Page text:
Humble poker fan or player, here’s your chance to have your say!
You can nominate a couple of female poker players for induction into the Women In Poker Hall of Fame.
Earlier this week, the WIPHOF began accepting, for the first time, nominations. After the names are in, the HOF will winnow them down to several finalists. The current members of the WIPHOF will make the final cut, deciding the 2016, biennial inductees.
Current members are a bit too numerous to name, but include such superstars as Barbara Enright, Linda Johnson, Cyndi Violette, Kathy Liebert, and Jennifer Harman. The 2014 inductees were Allyn Shulman and Deborah Giardina.
So, who can you scrawl in with your favorite sharpie? Anyone you want, but don’t expect her to get in if she’d not thirty-five. That’s the one hard and fast rule. After that, things are open to interpretation: here are criteria listed by the Hall, stating who, among your crazy nominations, could actually get in:
- The player must have been in the game for ten years.
- She must have “contributed to the world of poker” and must be a proponent of women in poker.
The full list, along with the nomination form, is here.
There are no quantifiable requirements in terms of tournament winnings, awards, etc. There’s no “high stakes” requirement either—but the current members didn’t exactly play at their local American Legion.
You can nominate up to two lady ballas, but you do have to explain what kind of great contribution she’s made. Just saying “she’s better than me” probably won’t work. But it shows that the hall is open to the opinions of the larger poker community, beyond just collecting names and solely using their own judgment.
The induction ceremony is slated for July 5th.
If you’re wondering if certain noted players have reached the age of 35, here’s a list only of those who may be in doubt:
Vanessa Rousso – 32
Vicky Coren Mitchell- 43
Liv Boeree- 31
Maria Ho- 32
Vanessa Selbst- 31
Christina Lindley – 32
The LIPHOF has been in existence since 2008, while the Poker Hall of Fame came into being in 1979. In 2007, Barbara Enright, the only woman to make a WSOP Main Event final table, became the first woman inducted to the hall. Linda Johnson followed in 2011. Jennifer Harman made three in 2015.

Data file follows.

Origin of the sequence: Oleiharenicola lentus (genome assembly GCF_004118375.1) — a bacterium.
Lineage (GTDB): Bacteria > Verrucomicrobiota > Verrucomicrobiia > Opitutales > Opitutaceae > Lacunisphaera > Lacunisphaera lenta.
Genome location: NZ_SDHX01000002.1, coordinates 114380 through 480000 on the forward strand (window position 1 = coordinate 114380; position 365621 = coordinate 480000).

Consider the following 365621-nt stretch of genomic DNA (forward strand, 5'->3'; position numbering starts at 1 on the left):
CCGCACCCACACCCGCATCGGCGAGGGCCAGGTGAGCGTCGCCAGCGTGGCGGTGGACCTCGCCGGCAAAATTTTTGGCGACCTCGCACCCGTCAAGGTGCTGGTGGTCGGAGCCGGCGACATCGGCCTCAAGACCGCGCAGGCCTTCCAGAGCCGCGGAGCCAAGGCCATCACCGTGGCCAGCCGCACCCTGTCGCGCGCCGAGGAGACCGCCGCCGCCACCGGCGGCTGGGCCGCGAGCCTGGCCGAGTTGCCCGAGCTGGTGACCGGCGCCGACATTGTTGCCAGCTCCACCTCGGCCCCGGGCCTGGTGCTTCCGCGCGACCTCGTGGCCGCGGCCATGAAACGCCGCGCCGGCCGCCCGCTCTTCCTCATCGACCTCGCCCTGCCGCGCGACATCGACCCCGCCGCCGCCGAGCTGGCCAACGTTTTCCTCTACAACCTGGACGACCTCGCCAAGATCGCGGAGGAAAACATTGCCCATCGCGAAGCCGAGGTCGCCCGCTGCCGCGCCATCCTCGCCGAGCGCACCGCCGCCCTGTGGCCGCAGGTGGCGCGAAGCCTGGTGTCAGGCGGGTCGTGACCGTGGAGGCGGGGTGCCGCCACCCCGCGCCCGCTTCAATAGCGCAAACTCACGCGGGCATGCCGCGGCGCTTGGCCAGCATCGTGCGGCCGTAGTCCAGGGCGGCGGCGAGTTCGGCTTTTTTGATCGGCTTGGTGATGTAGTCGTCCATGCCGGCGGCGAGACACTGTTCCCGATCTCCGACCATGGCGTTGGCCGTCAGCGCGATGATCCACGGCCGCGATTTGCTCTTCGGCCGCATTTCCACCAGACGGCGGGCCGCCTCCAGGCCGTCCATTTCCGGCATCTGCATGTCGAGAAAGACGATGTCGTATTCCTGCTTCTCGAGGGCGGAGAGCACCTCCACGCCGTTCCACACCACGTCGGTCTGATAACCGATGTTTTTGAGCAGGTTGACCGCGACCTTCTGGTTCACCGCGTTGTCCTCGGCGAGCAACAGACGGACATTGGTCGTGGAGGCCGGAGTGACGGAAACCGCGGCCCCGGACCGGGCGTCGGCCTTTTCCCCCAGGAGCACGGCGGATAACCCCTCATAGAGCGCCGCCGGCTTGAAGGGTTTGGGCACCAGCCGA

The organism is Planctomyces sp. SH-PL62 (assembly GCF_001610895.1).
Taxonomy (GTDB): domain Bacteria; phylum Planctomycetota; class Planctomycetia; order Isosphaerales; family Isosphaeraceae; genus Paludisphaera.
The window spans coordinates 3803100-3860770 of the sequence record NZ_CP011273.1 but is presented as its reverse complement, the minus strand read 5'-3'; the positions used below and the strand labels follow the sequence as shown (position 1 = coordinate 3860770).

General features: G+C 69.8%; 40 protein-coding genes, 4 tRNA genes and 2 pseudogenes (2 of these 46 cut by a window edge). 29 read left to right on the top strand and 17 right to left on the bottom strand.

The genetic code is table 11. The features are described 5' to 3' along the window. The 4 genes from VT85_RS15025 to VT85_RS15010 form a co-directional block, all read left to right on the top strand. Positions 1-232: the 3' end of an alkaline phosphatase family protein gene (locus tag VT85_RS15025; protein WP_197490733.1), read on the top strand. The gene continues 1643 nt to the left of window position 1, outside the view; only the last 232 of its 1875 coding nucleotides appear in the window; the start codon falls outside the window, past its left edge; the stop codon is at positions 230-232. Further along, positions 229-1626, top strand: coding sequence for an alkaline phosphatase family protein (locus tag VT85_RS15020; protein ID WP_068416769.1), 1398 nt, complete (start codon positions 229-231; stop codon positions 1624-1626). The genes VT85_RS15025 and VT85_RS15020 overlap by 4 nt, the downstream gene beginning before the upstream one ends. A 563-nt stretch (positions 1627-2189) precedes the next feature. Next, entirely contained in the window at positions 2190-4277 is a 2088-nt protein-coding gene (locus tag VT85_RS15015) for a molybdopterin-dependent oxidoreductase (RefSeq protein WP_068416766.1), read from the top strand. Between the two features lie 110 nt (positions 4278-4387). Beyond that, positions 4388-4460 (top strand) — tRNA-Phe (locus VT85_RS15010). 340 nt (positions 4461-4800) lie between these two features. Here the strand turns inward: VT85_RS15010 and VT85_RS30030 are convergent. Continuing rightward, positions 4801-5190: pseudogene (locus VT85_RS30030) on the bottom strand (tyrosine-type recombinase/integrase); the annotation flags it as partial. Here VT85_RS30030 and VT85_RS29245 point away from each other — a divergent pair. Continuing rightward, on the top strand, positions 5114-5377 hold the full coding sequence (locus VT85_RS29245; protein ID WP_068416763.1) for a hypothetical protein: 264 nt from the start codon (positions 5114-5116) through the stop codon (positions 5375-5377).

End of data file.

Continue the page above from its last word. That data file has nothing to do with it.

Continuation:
Does the existence of a Women’s Hall of Fame diminish the status of the female poker player somehow? Does it indicate the need for special treatment?
Or is it a way to honor the hard work and great success of someone who may or may not make the Poker Hall of Fame, which keeps its ranks small?
Is it a way to call special attention to a minority segment of the poker universe, one often subject to sexism, slights, and prejudice?
Well, we do know this: in 2015, twenty-two dudes exploited a loophole to enter the EPT Deauville Ladies Event, and one of them, Thierry Derkx, took it down. The idea behind the gate-crashing, seems to be that there’s either a “hey, how come they get to have their own tournament?” mentality going on, or worse, that guys think a female tournament is an easy mark.
Some people find this attitude disrespectful, while many shrug their shoulders at guys in a ladies’ field, saying it’s not something they’d do themselves, but it’s a free planet.
These kind of controversies explain why the Hall wants its inductees to be a proponent of women in the game.
Might that exclude fantastic players who don’t think it’s their job to carry a whole gender on their shoulders every time they buy into a game?
It’s hard to say.
It depends on who you nominate, and what you say on her behalf.